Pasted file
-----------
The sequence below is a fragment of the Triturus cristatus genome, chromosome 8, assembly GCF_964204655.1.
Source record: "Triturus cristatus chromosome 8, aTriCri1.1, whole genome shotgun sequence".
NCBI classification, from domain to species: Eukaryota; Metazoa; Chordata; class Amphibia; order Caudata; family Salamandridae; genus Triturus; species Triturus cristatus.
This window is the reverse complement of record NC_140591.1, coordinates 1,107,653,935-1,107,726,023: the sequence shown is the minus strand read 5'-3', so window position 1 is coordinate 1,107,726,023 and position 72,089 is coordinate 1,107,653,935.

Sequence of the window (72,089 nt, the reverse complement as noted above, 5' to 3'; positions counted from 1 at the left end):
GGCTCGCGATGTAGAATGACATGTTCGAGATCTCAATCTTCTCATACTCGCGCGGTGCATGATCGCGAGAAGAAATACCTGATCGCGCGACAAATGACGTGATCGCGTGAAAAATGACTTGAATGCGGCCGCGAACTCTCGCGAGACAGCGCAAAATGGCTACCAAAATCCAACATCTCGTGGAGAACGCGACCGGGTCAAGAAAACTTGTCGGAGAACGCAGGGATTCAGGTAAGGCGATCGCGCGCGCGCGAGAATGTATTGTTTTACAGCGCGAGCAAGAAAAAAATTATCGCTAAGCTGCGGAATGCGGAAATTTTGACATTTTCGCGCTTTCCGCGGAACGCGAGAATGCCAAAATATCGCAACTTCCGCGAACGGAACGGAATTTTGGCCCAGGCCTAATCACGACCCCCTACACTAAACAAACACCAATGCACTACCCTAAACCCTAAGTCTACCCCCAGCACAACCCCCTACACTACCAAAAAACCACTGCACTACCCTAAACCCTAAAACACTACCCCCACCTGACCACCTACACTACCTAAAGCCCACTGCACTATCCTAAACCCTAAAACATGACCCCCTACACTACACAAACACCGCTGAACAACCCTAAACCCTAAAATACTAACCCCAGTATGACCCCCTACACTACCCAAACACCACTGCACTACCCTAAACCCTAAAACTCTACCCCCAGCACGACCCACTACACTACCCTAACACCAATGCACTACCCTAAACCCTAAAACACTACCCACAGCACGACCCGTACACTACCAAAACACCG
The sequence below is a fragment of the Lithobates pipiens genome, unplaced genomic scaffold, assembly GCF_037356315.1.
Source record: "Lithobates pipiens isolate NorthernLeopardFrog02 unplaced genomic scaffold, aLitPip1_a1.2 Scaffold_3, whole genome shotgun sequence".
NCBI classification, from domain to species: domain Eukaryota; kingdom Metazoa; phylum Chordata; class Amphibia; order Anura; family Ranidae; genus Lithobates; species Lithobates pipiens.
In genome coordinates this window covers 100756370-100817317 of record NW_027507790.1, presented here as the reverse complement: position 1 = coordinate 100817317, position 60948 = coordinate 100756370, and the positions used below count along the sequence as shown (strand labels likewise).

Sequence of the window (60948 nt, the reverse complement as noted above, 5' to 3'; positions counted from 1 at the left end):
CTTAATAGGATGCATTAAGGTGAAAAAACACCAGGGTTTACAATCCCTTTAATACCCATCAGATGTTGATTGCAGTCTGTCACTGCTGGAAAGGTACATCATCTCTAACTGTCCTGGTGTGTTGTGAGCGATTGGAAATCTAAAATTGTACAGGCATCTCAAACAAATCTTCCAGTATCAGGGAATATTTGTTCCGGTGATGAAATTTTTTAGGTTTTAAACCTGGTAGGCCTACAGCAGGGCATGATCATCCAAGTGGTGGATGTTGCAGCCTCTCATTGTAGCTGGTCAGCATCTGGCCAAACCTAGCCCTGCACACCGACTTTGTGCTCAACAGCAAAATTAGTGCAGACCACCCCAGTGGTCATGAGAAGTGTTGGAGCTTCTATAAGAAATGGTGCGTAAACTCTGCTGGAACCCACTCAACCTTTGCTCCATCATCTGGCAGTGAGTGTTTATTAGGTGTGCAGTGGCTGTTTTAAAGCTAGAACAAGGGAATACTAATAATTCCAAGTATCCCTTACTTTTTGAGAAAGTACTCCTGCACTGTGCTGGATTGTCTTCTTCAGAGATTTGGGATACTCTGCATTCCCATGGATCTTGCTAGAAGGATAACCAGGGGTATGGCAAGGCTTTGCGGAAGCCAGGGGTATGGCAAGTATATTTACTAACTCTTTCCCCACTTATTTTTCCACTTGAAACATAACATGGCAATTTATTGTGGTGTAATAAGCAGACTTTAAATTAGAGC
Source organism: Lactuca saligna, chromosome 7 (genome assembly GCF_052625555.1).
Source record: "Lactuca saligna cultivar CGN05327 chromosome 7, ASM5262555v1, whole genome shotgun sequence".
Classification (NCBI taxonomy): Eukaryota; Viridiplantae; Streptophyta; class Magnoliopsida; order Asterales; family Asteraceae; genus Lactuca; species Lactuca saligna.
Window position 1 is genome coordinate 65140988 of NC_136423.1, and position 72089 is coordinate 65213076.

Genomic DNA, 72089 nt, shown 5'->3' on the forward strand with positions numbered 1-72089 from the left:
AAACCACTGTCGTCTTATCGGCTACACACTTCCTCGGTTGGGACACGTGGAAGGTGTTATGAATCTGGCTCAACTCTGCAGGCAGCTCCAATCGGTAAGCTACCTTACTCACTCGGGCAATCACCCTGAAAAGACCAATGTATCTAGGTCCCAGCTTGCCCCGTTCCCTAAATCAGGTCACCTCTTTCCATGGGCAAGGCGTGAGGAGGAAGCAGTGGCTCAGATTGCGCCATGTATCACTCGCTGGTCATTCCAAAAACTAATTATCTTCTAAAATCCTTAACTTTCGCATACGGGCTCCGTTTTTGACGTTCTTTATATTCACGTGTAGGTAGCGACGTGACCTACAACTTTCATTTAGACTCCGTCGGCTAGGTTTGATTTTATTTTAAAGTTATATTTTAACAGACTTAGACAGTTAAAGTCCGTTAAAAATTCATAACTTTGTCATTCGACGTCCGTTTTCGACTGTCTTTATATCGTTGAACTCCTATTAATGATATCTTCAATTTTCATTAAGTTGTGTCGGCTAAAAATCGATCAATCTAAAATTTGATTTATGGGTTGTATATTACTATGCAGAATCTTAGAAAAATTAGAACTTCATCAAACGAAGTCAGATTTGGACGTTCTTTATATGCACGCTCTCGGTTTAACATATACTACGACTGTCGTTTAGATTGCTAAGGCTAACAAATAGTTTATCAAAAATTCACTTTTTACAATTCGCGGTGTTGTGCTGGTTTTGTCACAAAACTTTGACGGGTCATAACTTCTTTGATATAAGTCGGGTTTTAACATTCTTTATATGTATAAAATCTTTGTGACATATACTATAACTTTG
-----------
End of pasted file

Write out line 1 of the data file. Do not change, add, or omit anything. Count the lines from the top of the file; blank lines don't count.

The sequence below is a fragment of the Triturus cristatus genome, chromosome 8, assembly GCF_964204655.1.